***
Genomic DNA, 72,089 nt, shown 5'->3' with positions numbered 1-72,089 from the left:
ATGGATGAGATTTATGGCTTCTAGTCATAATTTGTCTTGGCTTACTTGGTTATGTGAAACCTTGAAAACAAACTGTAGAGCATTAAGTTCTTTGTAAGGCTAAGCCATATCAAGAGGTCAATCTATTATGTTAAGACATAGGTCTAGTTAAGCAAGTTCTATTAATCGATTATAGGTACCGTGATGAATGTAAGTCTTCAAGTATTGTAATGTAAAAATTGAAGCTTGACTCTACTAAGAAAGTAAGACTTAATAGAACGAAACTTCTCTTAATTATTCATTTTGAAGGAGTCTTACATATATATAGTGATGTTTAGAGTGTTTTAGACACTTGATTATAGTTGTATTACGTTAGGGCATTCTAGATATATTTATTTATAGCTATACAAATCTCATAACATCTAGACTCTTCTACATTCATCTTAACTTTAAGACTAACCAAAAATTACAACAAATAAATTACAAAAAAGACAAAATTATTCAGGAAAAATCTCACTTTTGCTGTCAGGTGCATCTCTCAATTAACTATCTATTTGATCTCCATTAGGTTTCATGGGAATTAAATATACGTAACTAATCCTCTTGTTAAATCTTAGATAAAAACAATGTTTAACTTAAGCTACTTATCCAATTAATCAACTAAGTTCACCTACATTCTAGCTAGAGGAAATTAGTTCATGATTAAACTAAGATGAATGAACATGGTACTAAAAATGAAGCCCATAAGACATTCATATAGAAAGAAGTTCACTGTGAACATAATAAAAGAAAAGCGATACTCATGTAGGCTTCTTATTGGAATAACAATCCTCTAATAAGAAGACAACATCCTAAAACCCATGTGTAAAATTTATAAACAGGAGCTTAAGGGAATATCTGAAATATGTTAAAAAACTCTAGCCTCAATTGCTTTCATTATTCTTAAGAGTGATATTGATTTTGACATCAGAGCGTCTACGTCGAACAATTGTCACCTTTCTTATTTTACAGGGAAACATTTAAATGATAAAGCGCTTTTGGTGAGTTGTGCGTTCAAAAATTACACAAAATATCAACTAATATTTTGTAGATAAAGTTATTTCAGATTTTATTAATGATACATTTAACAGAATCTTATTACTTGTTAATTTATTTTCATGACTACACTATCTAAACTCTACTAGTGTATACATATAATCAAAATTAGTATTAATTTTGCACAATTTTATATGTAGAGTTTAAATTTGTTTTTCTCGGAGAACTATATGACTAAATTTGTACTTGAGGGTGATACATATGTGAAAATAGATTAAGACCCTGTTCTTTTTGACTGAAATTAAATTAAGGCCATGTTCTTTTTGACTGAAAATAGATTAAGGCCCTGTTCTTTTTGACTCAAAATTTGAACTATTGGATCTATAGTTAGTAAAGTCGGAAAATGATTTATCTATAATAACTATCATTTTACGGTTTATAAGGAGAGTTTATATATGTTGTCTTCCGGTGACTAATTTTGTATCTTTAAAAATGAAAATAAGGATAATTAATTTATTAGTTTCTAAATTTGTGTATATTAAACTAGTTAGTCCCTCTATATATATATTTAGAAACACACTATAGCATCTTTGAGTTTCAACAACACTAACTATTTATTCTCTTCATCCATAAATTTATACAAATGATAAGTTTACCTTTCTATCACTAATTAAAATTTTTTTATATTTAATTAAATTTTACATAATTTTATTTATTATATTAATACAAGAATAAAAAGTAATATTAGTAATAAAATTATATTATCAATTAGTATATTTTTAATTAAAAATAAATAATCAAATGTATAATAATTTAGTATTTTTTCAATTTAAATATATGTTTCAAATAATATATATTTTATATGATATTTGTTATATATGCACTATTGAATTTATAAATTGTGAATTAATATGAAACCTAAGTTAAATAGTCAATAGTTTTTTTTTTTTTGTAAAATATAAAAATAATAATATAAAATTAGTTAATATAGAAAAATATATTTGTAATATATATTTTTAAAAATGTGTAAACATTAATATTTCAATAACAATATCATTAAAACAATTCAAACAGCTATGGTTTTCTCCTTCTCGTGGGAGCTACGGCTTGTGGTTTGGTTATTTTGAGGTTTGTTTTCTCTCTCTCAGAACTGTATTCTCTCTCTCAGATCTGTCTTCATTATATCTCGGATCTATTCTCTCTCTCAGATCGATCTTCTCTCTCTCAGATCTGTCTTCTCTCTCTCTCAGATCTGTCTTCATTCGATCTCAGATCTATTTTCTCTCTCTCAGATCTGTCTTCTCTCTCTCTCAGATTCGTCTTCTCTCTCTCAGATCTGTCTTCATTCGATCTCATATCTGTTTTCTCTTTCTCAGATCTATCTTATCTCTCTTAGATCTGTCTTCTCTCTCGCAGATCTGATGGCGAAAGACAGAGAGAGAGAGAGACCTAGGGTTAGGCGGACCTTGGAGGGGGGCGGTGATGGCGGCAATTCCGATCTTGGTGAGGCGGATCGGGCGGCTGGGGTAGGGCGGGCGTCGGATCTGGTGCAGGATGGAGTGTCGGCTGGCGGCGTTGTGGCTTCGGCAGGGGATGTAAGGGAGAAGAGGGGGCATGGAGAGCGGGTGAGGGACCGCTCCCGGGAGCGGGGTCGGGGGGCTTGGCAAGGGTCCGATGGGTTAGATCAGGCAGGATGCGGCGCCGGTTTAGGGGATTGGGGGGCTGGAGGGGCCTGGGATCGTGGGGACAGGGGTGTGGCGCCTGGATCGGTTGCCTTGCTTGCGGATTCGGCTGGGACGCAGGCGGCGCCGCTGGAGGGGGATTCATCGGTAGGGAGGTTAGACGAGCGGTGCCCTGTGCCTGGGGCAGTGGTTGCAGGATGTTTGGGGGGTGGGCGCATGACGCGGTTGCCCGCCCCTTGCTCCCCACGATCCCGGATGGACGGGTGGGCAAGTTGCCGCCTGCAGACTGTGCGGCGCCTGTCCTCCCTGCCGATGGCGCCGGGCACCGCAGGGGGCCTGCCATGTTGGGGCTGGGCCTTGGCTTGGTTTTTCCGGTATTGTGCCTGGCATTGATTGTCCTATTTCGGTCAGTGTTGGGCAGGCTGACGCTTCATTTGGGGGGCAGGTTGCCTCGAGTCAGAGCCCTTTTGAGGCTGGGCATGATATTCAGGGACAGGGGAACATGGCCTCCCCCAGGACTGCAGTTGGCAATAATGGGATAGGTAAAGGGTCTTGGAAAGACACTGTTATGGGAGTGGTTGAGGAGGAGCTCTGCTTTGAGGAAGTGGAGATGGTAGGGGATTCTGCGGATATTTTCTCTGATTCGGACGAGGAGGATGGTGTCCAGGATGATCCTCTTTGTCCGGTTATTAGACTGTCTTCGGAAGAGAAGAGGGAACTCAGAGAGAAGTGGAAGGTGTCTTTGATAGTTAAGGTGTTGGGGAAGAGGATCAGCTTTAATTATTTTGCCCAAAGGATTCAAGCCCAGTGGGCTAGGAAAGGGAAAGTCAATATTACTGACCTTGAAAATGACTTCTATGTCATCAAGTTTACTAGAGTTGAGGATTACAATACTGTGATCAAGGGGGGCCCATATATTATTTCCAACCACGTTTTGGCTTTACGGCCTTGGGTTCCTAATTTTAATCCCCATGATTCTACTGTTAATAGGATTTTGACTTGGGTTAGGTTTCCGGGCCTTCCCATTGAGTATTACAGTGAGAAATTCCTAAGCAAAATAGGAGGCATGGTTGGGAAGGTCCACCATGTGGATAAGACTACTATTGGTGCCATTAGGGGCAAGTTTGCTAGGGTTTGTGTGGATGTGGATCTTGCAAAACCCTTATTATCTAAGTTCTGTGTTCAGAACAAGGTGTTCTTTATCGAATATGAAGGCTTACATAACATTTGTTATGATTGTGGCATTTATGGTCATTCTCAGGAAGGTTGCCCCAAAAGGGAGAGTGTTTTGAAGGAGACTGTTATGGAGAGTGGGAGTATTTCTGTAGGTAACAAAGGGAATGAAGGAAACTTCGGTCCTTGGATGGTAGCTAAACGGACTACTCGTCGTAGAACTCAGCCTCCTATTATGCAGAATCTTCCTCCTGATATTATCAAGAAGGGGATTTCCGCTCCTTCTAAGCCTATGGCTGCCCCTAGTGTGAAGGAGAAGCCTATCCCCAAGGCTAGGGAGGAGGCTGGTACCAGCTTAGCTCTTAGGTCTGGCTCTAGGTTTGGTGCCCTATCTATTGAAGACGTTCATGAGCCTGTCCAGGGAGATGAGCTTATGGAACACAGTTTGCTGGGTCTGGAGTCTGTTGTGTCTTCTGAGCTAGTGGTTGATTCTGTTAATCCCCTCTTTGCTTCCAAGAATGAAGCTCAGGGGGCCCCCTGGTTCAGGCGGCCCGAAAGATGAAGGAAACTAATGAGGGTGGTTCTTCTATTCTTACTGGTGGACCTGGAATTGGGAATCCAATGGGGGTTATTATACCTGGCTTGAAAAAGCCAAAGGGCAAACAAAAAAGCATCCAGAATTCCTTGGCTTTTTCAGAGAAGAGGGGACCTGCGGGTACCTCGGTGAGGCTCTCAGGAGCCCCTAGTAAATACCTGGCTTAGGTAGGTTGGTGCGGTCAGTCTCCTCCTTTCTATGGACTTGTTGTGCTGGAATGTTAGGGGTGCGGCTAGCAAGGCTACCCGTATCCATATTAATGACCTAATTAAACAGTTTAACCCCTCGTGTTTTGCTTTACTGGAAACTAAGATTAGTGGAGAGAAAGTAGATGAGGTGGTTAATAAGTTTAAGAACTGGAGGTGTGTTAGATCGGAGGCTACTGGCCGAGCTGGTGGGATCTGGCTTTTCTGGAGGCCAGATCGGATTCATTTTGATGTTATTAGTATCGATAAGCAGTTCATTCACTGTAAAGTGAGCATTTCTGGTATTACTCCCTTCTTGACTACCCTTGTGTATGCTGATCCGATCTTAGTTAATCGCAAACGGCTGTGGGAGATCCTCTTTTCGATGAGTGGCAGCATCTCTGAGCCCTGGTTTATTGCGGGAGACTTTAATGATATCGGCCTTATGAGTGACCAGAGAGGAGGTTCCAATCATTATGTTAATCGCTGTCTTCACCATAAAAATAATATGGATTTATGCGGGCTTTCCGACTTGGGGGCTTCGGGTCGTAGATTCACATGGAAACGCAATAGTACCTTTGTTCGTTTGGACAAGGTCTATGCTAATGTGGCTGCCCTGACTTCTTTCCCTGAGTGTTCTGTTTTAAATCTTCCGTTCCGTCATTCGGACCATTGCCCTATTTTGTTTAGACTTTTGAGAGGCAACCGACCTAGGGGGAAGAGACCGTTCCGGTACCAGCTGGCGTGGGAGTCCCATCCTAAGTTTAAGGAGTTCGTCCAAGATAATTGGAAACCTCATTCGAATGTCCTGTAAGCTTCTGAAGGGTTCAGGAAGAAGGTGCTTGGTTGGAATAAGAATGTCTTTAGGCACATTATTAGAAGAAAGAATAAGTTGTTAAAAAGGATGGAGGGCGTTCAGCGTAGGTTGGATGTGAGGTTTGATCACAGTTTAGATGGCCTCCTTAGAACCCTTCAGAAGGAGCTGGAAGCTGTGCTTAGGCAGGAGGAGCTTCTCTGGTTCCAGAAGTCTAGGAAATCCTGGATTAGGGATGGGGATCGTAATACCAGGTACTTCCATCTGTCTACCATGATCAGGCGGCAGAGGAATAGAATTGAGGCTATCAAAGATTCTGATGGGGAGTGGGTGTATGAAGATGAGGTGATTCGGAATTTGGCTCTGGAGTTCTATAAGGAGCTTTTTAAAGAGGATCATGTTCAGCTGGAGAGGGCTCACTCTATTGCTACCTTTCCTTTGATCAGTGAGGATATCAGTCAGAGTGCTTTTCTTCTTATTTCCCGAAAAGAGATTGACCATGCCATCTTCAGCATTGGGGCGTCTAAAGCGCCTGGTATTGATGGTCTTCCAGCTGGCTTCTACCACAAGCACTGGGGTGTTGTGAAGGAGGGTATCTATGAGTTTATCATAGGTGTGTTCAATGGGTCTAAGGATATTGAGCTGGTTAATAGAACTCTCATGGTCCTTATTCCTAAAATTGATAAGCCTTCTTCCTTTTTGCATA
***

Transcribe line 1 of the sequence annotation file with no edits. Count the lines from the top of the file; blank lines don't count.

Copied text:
Genomic DNA, 72,089 nt, shown 5'->3' with positions numbered 1-72,089 from the left: